This is her first small claims lawsuit against me, but it is entirely nonsensical b.s. I don't want to have to battle her in court my whole life just because she thinks she has cases against me. She has been annoying and threatening me, and threatening to sue me ever since we met. She makes her living off of suing people for nonsense, and I want it to stop.
Employment / Labor Attorney
In California, section 391 of the Code of Civil Procedure defines the qualifications of a vexatious litigant. Under section 391, a vexatious litigant typically is a pro se plaintiff who has (1) lost at least five pro se lawsuits in the preceding seven years, (2) sued the same defendant for the same alleged wrong after losing, (3) repeatedly filed meritless papers, or (4) used frivolous tactical devices or already been declared a vexatious litigant for similar reasons. (Cal. Code Civ. Proc. § 391(b) Because the statute uses the disjunctive "or," the court must separately evaluate each of the four factual scenarios.
However, two core elements must exist before the court even gets to the four scenarios listed above. First, the person must be a plaintiff or a "plaintiff equivalent." The term plaintiff means the person who commences, institutes, or maintains litigation or who causes it to commence, institute, or maintain, including an attorney acting in pro per.
A second core element is that the person must be acting without counsel. Thus, to be declared a vexatious litigant the person must be appearing in propria persona, or be referenced in the court filings as appearing in pro per or pro se. If a lawyer represents the party in the subject litigation, the vexatious litigant statute does not apply.
I hope this helps. Good luck to you.
This answer should not be construed to create any attorney-client relationship. Such a relationship can be formed only through the mutual execution of an attorney-client agreement. The answer given is based on the extremely limited facts provided and the proper course of action might change significantly with the introduction of other facts. All who read this answer should not rely on the answer to govern their conduct. Please seek the advice of competent counsel after disclosing all facts to that attorney. This answer is intended for California residents only. The answering party is only licensed to practice in the State of California.
2 found this helpful
11 lawyers agree
Administrative Law Lawyer
On these facts -- this is the first case and she hasn't yet failed to prevail even on this one -- you have no chance to get her declared vexatious. Rule of thumb: the law doesn't put much value in anyone's predictive capabilities . So, rationales such as "I don't want to have to battle her in court my whole life just because ...," where you are projecting a future course of someone else's conduct, will not ordinarily serve as sound grounds for a legal restraint.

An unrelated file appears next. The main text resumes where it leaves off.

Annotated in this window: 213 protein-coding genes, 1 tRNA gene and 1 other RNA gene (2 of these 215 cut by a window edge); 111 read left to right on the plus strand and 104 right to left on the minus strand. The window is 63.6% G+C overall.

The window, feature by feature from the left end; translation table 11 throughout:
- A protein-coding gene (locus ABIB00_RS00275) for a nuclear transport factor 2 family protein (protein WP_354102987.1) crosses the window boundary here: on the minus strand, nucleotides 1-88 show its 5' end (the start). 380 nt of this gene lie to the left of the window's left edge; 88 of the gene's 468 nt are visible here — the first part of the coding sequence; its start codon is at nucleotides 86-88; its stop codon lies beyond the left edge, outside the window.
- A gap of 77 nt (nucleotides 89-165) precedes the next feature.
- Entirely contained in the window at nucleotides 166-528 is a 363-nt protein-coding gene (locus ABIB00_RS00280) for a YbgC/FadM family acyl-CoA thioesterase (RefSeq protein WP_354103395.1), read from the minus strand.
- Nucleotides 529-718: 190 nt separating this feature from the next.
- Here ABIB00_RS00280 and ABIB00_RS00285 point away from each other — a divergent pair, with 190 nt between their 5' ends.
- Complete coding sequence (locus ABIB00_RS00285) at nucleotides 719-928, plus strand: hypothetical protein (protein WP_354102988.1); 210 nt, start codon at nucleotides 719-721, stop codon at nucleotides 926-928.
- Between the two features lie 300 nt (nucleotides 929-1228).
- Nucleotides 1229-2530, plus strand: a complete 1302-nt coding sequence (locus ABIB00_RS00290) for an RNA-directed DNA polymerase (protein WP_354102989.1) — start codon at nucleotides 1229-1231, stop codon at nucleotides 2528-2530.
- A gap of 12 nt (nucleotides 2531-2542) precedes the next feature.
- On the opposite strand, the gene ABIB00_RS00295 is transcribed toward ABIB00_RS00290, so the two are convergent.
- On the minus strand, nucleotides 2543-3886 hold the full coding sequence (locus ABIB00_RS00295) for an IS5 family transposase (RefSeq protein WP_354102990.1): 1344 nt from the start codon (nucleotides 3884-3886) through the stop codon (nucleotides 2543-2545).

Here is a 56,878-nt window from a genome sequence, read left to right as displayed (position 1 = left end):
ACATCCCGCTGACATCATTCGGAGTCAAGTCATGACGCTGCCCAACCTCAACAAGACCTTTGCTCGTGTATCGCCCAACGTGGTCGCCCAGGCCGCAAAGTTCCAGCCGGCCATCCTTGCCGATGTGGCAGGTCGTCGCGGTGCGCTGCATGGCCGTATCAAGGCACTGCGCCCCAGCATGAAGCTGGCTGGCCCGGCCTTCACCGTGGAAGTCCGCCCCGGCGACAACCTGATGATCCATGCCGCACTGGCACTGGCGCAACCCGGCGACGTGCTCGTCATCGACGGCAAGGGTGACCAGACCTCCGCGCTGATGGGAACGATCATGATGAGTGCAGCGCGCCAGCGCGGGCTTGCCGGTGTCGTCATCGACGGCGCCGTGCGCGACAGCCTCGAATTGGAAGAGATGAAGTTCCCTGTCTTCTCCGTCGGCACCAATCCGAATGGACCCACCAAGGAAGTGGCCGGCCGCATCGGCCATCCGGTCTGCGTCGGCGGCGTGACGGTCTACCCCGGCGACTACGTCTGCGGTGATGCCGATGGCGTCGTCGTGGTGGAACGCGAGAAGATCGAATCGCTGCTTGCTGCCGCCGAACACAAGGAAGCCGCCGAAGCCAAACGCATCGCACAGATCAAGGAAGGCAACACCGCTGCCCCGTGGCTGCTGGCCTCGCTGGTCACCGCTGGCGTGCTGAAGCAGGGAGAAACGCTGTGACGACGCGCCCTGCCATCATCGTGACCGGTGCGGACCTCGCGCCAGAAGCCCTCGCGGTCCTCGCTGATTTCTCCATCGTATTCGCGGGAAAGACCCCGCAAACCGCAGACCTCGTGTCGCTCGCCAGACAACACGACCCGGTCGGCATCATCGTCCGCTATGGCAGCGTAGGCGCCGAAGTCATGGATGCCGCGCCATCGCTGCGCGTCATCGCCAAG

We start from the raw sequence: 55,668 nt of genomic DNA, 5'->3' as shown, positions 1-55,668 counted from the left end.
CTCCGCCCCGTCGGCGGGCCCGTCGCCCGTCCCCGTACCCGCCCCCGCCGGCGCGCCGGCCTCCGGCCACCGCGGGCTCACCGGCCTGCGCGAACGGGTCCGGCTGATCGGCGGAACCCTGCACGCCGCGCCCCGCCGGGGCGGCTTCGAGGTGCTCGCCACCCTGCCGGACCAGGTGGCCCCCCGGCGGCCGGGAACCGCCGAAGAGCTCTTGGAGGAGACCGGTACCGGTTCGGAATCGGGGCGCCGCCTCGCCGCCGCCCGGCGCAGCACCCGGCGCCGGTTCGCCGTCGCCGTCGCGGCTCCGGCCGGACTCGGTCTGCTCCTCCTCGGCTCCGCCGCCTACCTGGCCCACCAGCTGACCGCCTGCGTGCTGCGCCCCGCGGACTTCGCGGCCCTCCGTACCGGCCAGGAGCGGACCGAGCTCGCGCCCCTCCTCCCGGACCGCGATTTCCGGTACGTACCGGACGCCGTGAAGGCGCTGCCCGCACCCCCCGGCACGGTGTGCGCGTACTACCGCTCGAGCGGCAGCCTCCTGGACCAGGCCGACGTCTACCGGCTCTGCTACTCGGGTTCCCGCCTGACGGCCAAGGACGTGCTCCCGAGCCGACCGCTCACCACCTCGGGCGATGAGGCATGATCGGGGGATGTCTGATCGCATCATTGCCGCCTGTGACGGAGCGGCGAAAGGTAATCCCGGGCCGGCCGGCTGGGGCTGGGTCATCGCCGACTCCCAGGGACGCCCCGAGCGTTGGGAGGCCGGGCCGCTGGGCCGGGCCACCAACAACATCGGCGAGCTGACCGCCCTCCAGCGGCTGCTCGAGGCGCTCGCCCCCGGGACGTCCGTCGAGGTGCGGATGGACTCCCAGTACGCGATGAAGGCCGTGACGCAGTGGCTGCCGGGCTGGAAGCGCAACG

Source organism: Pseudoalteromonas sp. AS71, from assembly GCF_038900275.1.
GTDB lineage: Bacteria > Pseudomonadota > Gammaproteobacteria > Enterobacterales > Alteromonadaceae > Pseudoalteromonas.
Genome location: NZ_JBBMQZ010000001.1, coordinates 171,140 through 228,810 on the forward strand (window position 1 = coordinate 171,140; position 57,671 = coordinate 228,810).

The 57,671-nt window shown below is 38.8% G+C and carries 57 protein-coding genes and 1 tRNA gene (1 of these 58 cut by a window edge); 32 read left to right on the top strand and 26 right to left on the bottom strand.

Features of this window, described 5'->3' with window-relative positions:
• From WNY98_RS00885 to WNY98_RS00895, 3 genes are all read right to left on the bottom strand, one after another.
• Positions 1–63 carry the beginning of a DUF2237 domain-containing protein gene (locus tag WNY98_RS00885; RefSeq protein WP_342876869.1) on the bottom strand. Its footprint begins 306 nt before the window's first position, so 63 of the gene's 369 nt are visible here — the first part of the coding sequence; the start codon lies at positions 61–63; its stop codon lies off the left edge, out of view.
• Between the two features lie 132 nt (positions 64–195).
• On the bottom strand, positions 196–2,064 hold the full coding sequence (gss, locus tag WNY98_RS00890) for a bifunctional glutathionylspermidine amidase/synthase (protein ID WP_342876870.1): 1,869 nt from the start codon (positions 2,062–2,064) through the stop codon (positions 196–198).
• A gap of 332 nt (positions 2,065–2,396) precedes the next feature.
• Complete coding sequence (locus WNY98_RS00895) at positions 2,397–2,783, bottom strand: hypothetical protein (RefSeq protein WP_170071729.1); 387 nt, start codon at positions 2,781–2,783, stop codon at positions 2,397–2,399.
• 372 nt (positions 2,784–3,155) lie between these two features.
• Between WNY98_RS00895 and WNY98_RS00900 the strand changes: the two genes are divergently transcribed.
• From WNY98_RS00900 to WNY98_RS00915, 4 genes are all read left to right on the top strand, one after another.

My responses to questions on Avvo are never intended as legal advice and must not be relied upon as legal advice. I give legal advice only in the course of an attorney-client relationship. Exchange of information through Avvo's Questions forum does not establish an attorney-client relationship with me. That relationship is established only by individual consultation and execution of a written agreement for legal services.
11 lawyers agree
I know how frustrating it can be to be sued when there are facts indicating the plaintiff may not have a valid case. Lots of other facts that may affect your question. You are not likely to suceed in having her declared a vexatious litigant right now. But if there is a basis for finding her claim is meritless, then you may consider using an attorney to file a cross complaint in Superior Court for abuse of process [misuse of legal process for bad purposes] and this would remove the Small Claims court from jurisdiction. You need to discuss this with an attorney soon as there may be no way to do this after you have a hearing in Small Claims. And you need to be prepared to pay attorney fees which likely cannot be recovered. Every case is fact intensive and there appears to be lots more facts involved in your dispute than are set out out in your question. Good luck.
My answer through Avvo does not create an attorney-client relationship. This input is only to offer some general guidelines to assist you in making a decision as to what to do to go further. As stated, a lot more information is needed and this reply is basedon inadequate information at this point.
1 found this helpful
10 lawyers agree